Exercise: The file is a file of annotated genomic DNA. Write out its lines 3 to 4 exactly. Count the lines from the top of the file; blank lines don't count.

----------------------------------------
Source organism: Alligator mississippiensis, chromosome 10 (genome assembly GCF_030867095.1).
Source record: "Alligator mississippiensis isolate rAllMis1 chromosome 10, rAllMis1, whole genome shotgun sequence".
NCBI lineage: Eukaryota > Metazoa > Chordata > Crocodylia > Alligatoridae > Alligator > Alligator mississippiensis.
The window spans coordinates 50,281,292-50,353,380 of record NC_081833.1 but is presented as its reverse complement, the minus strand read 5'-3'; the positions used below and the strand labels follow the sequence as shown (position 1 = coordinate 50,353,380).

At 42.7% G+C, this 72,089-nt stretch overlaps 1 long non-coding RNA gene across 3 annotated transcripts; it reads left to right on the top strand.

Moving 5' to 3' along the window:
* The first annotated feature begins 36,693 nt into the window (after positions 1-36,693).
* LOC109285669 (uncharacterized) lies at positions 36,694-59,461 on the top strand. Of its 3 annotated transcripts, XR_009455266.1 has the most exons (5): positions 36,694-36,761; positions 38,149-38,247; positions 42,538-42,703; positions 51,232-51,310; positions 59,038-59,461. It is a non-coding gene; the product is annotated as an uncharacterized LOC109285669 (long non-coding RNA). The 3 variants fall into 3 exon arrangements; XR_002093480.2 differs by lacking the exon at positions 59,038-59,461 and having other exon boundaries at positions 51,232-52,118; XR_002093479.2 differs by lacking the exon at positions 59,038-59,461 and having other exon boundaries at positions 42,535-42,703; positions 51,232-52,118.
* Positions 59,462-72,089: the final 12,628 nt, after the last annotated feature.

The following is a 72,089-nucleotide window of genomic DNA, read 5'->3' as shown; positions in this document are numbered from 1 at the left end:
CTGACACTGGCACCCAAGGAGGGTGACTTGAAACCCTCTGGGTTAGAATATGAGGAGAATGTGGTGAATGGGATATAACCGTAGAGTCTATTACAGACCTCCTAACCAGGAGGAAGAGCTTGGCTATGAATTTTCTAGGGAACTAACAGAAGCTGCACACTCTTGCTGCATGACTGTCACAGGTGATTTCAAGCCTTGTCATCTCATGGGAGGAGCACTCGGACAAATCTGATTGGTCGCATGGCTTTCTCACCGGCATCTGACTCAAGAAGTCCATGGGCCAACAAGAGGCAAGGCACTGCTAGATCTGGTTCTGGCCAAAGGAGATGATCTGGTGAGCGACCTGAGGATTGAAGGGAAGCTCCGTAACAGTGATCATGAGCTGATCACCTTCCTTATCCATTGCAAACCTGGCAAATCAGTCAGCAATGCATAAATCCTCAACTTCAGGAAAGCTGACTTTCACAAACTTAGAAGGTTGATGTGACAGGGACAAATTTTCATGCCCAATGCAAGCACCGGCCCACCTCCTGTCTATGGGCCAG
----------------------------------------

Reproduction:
NCBI lineage: Eukaryota > Metazoa > Chordata > Crocodylia > Alligatoridae > Alligator > Alligator mississippiensis.
The window spans coordinates 50,281,292-50,353,380 of record NC_081833.1 but is presented as its reverse complement, the minus strand read 5'-3'; the positions used below and the strand labels follow the sequence as shown (position 1 = coordinate 50,353,380).